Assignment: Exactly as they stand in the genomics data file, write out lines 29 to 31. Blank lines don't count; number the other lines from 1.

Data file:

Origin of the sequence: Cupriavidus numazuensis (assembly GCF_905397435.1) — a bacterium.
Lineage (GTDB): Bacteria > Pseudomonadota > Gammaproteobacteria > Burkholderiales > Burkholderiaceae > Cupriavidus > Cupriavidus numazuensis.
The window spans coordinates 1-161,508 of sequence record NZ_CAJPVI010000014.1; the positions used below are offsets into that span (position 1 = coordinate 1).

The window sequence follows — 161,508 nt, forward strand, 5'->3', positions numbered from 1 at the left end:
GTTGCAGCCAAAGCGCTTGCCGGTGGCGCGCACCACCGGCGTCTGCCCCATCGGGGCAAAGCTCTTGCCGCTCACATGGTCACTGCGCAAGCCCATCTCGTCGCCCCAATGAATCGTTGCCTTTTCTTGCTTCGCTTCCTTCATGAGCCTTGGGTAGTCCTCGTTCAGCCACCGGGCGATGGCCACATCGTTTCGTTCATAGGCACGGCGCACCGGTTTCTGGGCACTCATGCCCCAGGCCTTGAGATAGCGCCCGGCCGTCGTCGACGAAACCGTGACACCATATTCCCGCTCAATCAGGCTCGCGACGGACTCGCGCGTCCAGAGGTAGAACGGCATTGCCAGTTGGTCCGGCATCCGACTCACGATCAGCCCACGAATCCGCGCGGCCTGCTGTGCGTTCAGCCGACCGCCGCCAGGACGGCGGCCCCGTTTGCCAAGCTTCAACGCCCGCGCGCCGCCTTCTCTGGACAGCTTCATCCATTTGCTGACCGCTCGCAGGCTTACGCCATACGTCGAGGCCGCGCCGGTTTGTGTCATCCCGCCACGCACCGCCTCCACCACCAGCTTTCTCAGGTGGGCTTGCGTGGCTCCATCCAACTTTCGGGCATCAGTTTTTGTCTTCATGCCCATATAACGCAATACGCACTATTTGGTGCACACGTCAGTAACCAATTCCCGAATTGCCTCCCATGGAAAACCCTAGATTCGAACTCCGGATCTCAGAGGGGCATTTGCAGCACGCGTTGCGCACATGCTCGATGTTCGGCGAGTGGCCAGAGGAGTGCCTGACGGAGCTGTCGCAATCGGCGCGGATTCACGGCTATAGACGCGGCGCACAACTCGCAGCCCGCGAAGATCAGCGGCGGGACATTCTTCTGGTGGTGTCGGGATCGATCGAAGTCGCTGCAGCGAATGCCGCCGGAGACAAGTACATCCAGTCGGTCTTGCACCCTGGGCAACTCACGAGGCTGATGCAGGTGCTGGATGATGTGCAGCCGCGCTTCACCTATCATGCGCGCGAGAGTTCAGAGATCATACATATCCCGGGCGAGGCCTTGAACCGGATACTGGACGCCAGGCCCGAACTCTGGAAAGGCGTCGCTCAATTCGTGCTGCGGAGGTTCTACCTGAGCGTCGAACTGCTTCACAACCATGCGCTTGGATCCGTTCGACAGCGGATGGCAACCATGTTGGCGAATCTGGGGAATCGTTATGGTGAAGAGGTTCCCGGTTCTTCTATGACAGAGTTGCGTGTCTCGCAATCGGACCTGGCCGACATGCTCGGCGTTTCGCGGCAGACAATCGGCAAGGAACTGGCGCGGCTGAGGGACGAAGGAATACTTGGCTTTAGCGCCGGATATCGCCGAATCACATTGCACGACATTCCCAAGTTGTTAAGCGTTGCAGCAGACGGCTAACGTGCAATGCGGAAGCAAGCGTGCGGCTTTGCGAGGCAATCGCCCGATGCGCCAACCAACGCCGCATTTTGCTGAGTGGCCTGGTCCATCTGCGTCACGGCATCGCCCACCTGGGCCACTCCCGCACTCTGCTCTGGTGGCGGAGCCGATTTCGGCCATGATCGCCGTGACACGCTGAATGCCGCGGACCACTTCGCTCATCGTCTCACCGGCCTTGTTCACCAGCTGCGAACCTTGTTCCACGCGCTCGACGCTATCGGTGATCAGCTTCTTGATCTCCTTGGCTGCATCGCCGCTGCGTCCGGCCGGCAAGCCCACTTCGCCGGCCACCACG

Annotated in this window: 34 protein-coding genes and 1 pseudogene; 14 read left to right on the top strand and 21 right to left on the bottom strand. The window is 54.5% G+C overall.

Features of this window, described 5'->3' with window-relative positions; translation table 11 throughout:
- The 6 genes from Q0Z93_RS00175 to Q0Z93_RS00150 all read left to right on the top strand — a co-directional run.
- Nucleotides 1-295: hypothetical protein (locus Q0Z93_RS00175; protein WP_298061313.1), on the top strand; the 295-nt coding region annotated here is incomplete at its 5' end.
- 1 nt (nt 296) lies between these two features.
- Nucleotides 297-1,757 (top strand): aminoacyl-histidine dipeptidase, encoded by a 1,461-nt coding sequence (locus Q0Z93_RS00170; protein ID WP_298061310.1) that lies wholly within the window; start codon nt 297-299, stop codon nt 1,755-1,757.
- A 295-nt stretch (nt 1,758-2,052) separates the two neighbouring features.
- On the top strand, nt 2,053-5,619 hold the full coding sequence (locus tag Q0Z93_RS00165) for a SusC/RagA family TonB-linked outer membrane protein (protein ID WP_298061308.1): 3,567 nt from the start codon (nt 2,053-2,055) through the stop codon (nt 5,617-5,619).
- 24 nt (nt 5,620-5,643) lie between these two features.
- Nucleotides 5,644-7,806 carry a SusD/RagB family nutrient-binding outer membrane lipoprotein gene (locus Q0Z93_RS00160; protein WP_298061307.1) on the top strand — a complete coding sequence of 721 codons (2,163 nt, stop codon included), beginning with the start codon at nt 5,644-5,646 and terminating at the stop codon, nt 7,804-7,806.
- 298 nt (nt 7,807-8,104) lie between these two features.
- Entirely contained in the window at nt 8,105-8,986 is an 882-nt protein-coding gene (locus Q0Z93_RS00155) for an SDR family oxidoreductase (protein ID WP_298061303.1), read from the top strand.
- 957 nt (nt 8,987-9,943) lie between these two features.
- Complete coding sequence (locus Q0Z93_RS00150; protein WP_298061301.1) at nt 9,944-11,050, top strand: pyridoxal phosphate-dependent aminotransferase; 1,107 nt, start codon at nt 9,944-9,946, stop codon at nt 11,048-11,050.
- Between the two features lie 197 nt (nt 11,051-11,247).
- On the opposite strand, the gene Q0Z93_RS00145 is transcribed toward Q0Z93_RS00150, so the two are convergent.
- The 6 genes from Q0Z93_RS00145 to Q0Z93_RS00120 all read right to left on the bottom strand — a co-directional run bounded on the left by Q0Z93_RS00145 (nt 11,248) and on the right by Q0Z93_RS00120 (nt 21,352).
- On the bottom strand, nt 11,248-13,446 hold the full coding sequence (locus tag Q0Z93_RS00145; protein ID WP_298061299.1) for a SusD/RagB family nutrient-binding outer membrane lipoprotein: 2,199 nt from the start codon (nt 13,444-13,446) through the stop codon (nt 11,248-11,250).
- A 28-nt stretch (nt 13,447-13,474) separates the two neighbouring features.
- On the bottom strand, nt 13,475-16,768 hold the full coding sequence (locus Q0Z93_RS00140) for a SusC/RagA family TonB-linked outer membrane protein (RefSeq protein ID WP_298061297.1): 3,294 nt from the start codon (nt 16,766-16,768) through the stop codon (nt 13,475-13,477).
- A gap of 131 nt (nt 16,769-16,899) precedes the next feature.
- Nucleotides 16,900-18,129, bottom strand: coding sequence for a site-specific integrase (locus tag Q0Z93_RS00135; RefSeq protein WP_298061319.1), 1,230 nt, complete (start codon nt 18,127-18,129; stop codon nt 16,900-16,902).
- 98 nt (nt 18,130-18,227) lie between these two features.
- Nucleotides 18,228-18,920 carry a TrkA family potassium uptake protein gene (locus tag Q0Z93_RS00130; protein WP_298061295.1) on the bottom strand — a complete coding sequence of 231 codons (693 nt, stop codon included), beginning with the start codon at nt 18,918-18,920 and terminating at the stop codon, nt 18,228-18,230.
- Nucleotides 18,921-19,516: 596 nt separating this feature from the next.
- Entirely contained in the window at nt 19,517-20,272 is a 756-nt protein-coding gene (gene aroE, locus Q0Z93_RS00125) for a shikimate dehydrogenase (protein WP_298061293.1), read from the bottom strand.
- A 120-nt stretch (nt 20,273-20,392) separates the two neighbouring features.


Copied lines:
- Nucleotides 18,228-18,920 carry a TrkA family potassium uptake protein gene (locus tag Q0Z93_RS00130; protein WP_298061295.1) on the bottom strand — a complete coding sequence of 231 codons (693 nt, stop codon included), beginning with the start codon at nt 18,918-18,920 and terminating at the stop codon, nt 18,228-18,230.
- Nucleotides 18,921-19,516: 596 nt separating this feature from the next.
- Entirely contained in the window at nt 19,517-20,272 is a 756-nt protein-coding gene (gene aroE, locus Q0Z93_RS00125) for a shikimate dehydrogenase (protein WP_298061293.1), read from the bottom strand.